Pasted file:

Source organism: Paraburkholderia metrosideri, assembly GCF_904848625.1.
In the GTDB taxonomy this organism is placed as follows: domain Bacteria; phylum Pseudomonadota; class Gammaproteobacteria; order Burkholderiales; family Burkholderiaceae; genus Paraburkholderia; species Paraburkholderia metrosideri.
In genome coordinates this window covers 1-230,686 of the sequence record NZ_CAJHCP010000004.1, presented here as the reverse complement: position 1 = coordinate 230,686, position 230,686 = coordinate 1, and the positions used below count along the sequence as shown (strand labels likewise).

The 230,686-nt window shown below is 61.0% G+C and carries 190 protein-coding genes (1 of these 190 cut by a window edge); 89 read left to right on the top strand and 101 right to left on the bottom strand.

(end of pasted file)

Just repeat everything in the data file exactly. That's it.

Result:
Source organism: Paraburkholderia metrosideri, assembly GCF_904848625.1.
In the GTDB taxonomy this organism is placed as follows: domain Bacteria; phylum Pseudomonadota; class Gammaproteobacteria; order Burkholderiales; family Burkholderiaceae; genus Paraburkholderia; species Paraburkholderia metrosideri.
In genome coordinates this window covers 1-230,686 of the sequence record NZ_CAJHCP010000004.1, presented here as the reverse complement: position 1 = coordinate 230,686, position 230,686 = coordinate 1, and the positions used below count along the sequence as shown (strand labels likewise).

The 230,686-nt window shown below is 61.0% G+C and carries 190 protein-coding genes (1 of these 190 cut by a window edge); 89 read left to right on the top strand and 101 right to left on the bottom strand.